enience food maker Uniq has devised a unique way of resolving its crippling pension deficit – by effectively selling itself to its pension trustees.
The firm, which supplies sandwiches to Marks & Spencer, is waiting on regulatory clearance to finalise a deficit for equity swap that will sign over 90 per cent of the firm to the pension scheme.
Existing shareholders will be left holding the remaining 10 per cent of the shares. The deal looks set to prevent a winding-up order that looked almost certain to take effect after the firm’s pension deficit spiralled to £436m. Pensions expert Fraser Smart, managing director of Buck Consultants, told City A.M. the deal is a temporary respite but will raise interesting regulatory questions.
He said: “From the company’s perspective this deal is likely to be attractive since it can focus on running its business rather than the distraction that the pension scheme has been in recent years. However owning 90 per cent of the business means the trustees have control which is likely to lead to some interesting governance issues around conflicts of interest.”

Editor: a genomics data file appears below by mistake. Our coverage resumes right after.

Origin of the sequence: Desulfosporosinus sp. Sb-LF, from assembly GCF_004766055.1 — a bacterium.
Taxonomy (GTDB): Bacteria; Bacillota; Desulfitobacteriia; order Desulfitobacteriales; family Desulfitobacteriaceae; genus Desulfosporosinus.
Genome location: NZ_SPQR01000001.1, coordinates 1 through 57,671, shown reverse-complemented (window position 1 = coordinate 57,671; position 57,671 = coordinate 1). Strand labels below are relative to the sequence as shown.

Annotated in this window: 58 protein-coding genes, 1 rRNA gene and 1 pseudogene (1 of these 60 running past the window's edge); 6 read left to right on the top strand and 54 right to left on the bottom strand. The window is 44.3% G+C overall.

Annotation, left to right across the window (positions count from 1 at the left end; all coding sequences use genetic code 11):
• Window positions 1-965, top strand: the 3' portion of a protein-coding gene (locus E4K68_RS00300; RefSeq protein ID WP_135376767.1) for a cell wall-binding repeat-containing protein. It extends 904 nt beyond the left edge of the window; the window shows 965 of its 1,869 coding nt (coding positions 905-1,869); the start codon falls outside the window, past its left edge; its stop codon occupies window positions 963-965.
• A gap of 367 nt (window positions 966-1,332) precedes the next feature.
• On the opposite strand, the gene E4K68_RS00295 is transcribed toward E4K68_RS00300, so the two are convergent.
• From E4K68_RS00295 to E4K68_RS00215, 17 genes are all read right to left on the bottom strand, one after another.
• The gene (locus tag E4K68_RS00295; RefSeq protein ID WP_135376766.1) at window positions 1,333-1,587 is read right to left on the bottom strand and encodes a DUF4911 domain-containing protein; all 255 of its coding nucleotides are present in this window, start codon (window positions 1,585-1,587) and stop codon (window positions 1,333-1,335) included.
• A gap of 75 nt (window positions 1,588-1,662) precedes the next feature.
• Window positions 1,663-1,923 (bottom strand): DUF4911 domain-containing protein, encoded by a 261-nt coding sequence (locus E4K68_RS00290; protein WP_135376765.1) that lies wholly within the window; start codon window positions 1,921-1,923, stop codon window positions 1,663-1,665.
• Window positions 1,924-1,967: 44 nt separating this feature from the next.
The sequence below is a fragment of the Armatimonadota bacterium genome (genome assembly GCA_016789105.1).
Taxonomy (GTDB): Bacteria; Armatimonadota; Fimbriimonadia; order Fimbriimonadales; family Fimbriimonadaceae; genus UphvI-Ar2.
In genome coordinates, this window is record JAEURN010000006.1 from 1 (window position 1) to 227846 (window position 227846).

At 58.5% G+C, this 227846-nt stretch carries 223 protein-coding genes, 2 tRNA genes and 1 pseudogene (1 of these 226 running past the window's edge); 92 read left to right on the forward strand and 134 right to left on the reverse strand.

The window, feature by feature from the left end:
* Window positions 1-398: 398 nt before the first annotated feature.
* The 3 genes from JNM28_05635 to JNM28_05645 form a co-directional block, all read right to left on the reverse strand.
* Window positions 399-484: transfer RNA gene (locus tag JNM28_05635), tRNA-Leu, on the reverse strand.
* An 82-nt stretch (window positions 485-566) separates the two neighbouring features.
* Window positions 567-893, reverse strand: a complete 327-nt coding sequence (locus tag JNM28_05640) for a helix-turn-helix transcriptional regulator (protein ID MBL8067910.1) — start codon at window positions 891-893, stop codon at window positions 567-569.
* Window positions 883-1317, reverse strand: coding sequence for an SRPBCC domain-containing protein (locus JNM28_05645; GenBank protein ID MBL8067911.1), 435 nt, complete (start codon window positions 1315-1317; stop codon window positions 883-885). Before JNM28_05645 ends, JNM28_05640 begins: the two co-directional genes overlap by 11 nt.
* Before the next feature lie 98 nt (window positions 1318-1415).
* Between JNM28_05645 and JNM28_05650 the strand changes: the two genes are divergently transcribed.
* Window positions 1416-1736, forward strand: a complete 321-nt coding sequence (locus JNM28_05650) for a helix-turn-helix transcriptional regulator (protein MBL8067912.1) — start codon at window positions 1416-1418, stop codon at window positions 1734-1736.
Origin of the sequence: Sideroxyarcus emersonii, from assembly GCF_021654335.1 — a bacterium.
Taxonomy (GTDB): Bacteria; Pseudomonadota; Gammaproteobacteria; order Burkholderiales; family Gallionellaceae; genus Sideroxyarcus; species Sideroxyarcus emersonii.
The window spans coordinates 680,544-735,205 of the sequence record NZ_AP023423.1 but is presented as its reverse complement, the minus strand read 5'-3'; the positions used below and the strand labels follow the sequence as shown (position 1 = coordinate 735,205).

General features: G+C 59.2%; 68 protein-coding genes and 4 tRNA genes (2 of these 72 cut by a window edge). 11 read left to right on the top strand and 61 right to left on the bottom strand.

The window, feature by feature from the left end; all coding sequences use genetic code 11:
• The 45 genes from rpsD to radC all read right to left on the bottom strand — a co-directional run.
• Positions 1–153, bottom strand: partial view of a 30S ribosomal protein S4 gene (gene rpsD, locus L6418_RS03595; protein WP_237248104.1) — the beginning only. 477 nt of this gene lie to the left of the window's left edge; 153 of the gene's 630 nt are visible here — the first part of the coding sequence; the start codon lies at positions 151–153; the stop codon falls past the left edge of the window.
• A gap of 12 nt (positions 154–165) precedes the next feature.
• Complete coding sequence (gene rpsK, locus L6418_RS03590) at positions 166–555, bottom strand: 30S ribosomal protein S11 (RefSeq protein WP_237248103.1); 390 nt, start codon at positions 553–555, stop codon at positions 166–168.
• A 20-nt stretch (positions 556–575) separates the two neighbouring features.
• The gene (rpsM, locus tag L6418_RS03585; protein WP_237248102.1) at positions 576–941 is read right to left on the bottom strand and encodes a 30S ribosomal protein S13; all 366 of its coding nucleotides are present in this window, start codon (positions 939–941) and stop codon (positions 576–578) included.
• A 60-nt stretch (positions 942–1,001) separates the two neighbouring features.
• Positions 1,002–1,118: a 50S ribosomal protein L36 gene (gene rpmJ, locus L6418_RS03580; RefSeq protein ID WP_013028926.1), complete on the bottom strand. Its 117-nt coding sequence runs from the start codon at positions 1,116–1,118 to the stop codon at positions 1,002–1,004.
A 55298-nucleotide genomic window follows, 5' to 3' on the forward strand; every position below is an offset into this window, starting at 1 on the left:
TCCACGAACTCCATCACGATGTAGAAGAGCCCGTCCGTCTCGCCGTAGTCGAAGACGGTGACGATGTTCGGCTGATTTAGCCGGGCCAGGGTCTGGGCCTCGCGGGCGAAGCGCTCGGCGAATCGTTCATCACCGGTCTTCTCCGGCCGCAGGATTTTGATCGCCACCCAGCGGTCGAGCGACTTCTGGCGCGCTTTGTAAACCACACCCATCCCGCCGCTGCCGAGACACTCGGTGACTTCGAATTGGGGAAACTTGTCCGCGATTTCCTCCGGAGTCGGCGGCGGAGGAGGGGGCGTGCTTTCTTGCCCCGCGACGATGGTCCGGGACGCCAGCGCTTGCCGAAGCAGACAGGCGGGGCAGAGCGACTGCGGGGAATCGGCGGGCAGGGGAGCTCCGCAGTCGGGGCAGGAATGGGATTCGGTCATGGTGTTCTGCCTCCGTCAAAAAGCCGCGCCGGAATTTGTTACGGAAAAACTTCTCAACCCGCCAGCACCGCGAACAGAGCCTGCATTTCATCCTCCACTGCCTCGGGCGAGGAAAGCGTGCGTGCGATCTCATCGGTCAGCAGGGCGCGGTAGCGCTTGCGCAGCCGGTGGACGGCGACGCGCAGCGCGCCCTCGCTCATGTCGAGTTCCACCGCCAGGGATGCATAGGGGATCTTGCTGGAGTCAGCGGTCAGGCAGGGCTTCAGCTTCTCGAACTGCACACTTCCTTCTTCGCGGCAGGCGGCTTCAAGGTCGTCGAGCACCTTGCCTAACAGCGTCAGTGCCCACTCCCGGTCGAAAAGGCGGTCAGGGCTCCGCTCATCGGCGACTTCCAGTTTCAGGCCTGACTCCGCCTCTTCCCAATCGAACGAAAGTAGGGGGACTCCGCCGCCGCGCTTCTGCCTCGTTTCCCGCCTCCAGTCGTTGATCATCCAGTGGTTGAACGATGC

Uniq, whose chief executive is Geoff Eaton, also reported its third-quarter operating profit was slightly higher than expected, sending its shares up seven per cent.
Advising Uniq on the unusual deal were bankers from Lazard. The bank’s corporate advisory arm has a long standing relationship with Uniq.
Bankers Peter Kiernan and Virginie Morgon both worked on the disposal of Uniq’s French spreads business for €370m (£325m) in 2006.
Investec also helped sift through the intricacies of the deal to set up the Deficit for equity swap.
The complex negotiations also required specialist pensions advice, which was provided by occupational pensions experts at Hymans Robertson. BDO Pensions Advisory were also involved in helping strike the deal from the pensions side.
Slaughter & May was the legal adviser on the deal.
Newly-merged financial PR firm MHP Communications is handling the public relations account for the chilled food specialist.